In 2007, German director Florian Henckel von Donnersmarck won the Oscar for Best Foreign Film for “The Lives of Others.” The searing portrait of a Stasi agent set against the political intrigue and subsequent collapse of the East German state, the film marked both his debut as a director and one of the most acclaimed releases of the decade.
In January 2011, von Donnersmarck returns with his long-awaited follow up and first Hollywood film, The Tourist, which follows the exploits of Johnny Depp’s American innocent abroad in Europe, Frank Tupelo - a man who gets more intrigue than he bargains for when he falls for Angelina Jolie’s enigmatic screen siren, Elise.
The director talks about the romantic thriller in the following interview:
Q: How would you describe “The Tourist”?
FHD: The film is many things at the same time. It’s a suspense thriller. And it’s hopefully as intriguing and fun as are Angelina Jolie and Johnny Depp in everyday life.
Q: How did the film come about for you?
FHD: I had just finished a script for a dark international thriller that I’d been writing for a year and a half, when Angelina called me and said, “Look, there’s this project that I’m thinking about and I’d really think about it if you’d consider doing it.” I looked at it. It definitely had the potential to be a sexy, fun, sweeping movie. As a fan of Angelina’s, I also felt that she was one of those rare women who had the explosive power of a Rita Hayworth or a Grace Kelly, but that she’s never really had a part where she could show it all - that extremely feminine, elegant side. She’s played tough action figures in “Salt” and “Lara Croft.” And she’s played challenging drama like “Changeling” and “A Mighty Heart.” But she’s never had a part where she was just allowed to be as glorious as she is... I guess I saw a chance to really present her in that way. And to present audiences with Angelina the way I’ve always thought of her.
Q: How did you proceed?
FHD: Well, we still needed an ideal costar… It’s tough to find a costar for Angelina, because she has so much going for her, and I didn’t want Frank’s character to look to weak by comparison. We needed someone who was a great actor, but who was also charming, funny, sexy and smart. When we put all that together, we realized we needed Johnny Depp. Our producer Graham King arranged a meeting between Johnny and me in Johnny’s office, we had a great conversation and he loved the idea of doing this with us.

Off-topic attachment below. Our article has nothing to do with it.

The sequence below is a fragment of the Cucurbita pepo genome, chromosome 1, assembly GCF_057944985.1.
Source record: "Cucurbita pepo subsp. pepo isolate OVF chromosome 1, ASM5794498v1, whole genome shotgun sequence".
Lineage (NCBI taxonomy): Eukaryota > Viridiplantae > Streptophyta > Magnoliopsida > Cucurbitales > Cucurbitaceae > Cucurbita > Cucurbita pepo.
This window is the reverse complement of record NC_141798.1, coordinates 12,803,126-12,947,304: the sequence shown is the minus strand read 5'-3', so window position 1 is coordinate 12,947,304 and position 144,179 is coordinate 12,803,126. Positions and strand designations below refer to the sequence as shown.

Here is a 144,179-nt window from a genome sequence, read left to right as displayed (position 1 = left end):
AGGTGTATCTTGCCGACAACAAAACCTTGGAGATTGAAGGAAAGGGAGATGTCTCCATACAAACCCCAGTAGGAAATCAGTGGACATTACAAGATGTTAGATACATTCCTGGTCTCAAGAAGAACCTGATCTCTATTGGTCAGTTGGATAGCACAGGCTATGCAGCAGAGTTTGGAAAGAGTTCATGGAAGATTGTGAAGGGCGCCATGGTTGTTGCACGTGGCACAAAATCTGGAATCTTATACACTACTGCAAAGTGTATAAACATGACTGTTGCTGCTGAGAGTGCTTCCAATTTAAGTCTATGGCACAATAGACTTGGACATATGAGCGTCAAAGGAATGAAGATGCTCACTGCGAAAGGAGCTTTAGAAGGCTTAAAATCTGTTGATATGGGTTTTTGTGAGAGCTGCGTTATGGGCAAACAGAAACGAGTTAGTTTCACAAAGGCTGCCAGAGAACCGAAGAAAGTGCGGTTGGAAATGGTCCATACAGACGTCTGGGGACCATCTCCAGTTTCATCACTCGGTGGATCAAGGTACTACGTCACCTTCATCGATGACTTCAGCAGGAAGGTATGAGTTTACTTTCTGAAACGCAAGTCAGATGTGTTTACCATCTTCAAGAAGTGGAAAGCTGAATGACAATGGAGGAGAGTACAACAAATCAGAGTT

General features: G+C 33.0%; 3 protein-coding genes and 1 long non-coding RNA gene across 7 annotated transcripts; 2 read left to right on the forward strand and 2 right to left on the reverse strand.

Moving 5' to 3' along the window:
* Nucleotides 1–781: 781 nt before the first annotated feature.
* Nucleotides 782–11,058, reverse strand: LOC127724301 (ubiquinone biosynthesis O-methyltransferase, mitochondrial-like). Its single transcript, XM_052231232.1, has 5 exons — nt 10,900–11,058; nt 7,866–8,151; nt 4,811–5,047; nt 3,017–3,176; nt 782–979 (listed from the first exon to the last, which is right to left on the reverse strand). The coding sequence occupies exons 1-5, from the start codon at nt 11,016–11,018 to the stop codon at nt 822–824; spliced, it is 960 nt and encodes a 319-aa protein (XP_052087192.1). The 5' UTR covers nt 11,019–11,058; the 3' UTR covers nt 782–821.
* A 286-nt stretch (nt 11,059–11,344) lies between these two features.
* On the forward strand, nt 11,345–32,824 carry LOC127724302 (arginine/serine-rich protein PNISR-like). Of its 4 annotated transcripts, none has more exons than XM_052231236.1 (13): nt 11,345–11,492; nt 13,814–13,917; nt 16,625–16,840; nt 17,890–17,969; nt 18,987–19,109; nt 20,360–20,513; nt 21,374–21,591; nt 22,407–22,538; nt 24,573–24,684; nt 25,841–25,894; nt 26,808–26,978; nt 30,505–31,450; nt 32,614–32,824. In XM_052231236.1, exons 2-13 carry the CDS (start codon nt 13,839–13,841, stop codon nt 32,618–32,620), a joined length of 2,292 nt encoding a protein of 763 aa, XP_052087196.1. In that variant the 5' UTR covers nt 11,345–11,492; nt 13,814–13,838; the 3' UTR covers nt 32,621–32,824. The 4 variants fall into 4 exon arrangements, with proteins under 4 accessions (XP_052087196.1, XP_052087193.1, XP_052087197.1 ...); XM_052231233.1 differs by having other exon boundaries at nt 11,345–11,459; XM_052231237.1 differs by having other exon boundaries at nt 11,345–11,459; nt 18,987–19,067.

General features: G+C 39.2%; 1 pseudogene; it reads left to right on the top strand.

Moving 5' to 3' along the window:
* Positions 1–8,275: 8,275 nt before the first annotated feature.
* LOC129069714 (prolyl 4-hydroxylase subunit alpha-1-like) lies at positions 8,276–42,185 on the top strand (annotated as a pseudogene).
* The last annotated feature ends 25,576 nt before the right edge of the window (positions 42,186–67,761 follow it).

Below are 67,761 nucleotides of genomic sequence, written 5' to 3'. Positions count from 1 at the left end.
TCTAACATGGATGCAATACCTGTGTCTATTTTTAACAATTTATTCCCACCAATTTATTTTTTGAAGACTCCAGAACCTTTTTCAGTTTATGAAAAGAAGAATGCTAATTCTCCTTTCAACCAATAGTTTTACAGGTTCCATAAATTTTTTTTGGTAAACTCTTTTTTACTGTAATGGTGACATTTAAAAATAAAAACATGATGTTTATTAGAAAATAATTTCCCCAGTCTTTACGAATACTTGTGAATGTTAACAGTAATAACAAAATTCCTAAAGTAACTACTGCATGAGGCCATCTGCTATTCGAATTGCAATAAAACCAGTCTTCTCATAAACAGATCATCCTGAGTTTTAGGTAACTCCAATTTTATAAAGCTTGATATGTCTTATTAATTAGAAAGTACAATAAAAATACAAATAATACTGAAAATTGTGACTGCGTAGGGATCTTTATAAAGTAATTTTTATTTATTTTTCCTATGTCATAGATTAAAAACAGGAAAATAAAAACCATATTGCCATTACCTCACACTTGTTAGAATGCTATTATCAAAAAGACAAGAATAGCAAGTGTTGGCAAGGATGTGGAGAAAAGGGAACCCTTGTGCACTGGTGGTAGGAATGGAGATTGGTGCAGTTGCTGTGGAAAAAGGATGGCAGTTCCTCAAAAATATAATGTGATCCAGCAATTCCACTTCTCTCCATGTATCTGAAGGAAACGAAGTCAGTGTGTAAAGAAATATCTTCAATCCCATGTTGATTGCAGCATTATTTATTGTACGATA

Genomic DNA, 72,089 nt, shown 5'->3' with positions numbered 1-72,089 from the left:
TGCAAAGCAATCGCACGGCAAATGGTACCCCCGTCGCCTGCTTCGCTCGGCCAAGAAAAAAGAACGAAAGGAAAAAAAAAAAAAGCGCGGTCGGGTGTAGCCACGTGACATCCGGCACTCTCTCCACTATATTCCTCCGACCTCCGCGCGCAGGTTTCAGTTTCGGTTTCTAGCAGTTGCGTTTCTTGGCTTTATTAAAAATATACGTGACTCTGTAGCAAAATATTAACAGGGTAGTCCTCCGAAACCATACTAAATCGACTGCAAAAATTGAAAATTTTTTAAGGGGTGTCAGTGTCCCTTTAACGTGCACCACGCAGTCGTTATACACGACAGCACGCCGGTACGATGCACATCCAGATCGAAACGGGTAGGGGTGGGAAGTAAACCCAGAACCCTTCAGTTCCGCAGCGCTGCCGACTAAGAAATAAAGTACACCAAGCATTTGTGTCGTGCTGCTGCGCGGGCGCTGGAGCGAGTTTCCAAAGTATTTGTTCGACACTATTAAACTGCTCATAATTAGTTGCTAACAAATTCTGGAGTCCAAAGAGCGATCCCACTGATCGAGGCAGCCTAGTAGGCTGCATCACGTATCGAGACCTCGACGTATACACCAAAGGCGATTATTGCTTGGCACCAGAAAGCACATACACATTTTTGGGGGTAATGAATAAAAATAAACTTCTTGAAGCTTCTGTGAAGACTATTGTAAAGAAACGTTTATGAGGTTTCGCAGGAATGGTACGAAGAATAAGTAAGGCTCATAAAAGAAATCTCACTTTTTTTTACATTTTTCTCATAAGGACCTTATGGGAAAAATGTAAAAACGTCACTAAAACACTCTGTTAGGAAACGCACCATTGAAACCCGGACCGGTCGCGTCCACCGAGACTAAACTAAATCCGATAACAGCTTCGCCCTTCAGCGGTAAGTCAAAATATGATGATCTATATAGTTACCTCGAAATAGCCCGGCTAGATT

Q: What was it like making your first Hollywood film?
FHD: With the crew and those fantastic actors, it was a real joy. They were so game to try out something new and so it was just a fantastic exchange, a really great experience.
Q: You decided to actually film in Venice, a tricky proposition I would imagine for a film of this scale, or indeed any scale…
FHD: It’s rare for a movie to shoot entirely in Venice – the normal way to do it would be 3 weeks in Venice for the exteriors and all the rest shot in studio. But since Johnny had a hard out date and had to leave for Pirates of the Caribbean, we wouldn’t have had time to build the Venice interiors in a studio. So for practical reasons, we had to do the unheard of thing…we had to shoot the entire picture in Venice, for which I’m thankful. It seemed an almost crazy thing for a producer and a studio to allow. But we had a real reason to do it… I hope that you’ll be able to feel, when you see the film, that it has that special quality, that Venice itself is also a character in the movie.
Q: Was it a conscious decision to follow up “The Lives of Others” with something so different?
FHD: Yes, it certainly was. I had actually just finished writing a screenplay which was, again, a kind of international dark, political thriller, maybe a little bit in the vein of “The Lives of Others.” And then just as I was about to start setting it up, “The Tourist” came along. I thought to myself, if I make this dark film now, I’m going to be that guy, forever. I’ll be the guy who does dark political thrillers. And I do want to explore other things too. Maybe it will be great to do the exact opposite and go for something very colorful, elegant and beautiful.
Q: How has your life changed since winning an Oscar?
FHD: An opportunity like The Tourist would probably have never come along without the Oscar. Whether that’s a good thing or a bad thing is for the viewer to decide.
Opening soon across the Philippines, “The Tourist” is distributed by Columbia Pictures, local office of Sony Pictures Releasing International. Visit http://www.columbiapictures.com.ph for trailers, exclusive content and free downloads. Like us at www.Facebook.com/ColumbiaPicturesPH and join our fan contests.